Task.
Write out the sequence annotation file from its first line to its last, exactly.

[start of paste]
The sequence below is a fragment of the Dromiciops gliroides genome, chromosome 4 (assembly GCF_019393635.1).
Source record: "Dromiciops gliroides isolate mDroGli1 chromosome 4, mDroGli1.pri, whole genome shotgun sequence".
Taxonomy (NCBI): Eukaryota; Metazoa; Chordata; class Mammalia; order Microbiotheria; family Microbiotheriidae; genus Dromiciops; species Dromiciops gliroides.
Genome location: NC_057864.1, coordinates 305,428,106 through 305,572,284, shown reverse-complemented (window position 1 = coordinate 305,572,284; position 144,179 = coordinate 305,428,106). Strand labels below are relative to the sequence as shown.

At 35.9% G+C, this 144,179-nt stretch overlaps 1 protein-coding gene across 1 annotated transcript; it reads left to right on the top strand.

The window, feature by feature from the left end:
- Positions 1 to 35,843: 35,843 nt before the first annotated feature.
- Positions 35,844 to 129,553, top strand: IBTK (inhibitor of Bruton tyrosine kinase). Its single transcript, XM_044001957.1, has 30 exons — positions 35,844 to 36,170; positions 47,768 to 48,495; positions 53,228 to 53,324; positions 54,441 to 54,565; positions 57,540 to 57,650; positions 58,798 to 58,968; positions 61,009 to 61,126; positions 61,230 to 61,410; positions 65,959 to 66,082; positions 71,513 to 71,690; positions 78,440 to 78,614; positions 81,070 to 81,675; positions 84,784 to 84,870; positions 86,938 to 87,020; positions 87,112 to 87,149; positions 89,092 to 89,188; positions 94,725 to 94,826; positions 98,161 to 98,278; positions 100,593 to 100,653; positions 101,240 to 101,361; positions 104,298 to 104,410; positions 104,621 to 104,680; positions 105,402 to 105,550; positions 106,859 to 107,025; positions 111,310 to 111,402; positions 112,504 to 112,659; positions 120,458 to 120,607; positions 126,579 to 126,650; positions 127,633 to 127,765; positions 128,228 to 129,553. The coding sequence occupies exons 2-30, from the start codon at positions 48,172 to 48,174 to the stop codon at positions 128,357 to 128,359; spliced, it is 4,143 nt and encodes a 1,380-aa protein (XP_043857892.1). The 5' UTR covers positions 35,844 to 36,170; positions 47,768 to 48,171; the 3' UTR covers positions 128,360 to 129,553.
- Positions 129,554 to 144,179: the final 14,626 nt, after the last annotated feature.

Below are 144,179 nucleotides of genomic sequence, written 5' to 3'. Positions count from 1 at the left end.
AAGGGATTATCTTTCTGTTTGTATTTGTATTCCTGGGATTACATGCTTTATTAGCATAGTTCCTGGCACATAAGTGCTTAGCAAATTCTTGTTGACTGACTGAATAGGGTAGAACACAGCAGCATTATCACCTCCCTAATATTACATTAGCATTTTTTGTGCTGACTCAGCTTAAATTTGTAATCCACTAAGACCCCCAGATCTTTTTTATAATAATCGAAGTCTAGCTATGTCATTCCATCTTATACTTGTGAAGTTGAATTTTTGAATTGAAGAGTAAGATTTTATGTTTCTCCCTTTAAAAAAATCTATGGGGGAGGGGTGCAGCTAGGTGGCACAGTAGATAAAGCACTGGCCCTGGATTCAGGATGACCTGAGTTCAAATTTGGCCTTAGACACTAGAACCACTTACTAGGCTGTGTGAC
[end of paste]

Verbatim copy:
The sequence below is a fragment of the Dromiciops gliroides genome, chromosome 4 (assembly GCF_019393635.1).
Source record: "Dromiciops gliroides isolate mDroGli1 chromosome 4, mDroGli1.pri, whole genome shotgun sequence".
Taxonomy (NCBI): Eukaryota; Metazoa; Chordata; class Mammalia; order Microbiotheria; family Microbiotheriidae; genus Dromiciops; species Dromiciops gliroides.
Genome location: NC_057864.1, coordinates 305,428,106 through 305,572,284, shown reverse-complemented (window position 1 = coordinate 305,572,284; position 144,179 = coordinate 305,428,106). Strand labels below are relative to the sequence as shown.

At 35.9% G+C, this 144,179-nt stretch overlaps 1 protein-coding gene across 1 annotated transcript; it reads left to right on the top strand.

The window, feature by feature from the left end:
- Positions 1 to 35,843: 35,843 nt before the first annotated feature.
- Positions 35,844 to 129,553, top strand: IBTK (inhibitor of Bruton tyrosine kinase). Its single transcript, XM_044001957.1, has 30 exons — positions 35,844 to 36,170; positions 47,768 to 48,495; positions 53,228 to 53,324; positions 54,441 to 54,565; positions 57,540 to 57,650; positions 58,798 to 58,968; positions 61,009 to 61,126; positions 61,230 to 61,410; positions 65,959 to 66,082; positions 71,513 to 71,690; positions 78,440 to 78,614; positions 81,070 to 81,675; positions 84,784 to 84,870; positions 86,938 to 87,020; positions 87,112 to 87,149; positions 89,092 to 89,188; positions 94,725 to 94,826; positions 98,161 to 98,278; positions 100,593 to 100,653; positions 101,240 to 101,361; positions 104,298 to 104,410; positions 104,621 to 104,680; positions 105,402 to 105,550; positions 106,859 to 107,025; positions 111,310 to 111,402; positions 112,504 to 112,659; positions 120,458 to 120,607; positions 126,579 to 126,650; positions 127,633 to 127,765; positions 128,228 to 129,553. The coding sequence occupies exons 2-30, from the start codon at positions 48,172 to 48,174 to the stop codon at positions 128,357 to 128,359; spliced, it is 4,143 nt and encodes a 1,380-aa protein (XP_043857892.1). The 5' UTR covers positions 35,844 to 36,170; positions 47,768 to 48,171; the 3' UTR covers positions 128,360 to 129,553.
- Positions 129,554 to 144,179: the final 14,626 nt, after the last annotated feature.

Below are 144,179 nucleotides of genomic sequence, written 5' to 3'. Positions count from 1 at the left end.
AAGGGATTATCTTTCTGTTTGTATTTGTATTCCTGGGATTACATGCTTTATTAGCATAGTTCCTGGCACATAAGTGCTTAGCAAATTCTTGTTGACTGACTGAATAGGGTAGAACACAGCAGCATTATCACCTCCCTAATATTACATTAGCATTTTTTGTGCTGACTCAGCTTAAATTTGTAATCCACTAAGACCCCCAGATCTTTTTTATAATAATCGAAGTCTAGCTATGTCATTCCATCTTATACTTGTGAAGTTGAATTTTTGAATTGAAGAGTAAGATTTTATGTTTCTCCCTTTAAAAAAATCTATGGGGGAGGGGTGCAGCTAGGTGGCACAGTAGATAAAGCACTGGCCCTGGATTCAGGATGACCTGAGTTCAAATTTGGCCTTAGACACTAGAACCACTTACTAGGCTGTGTGAC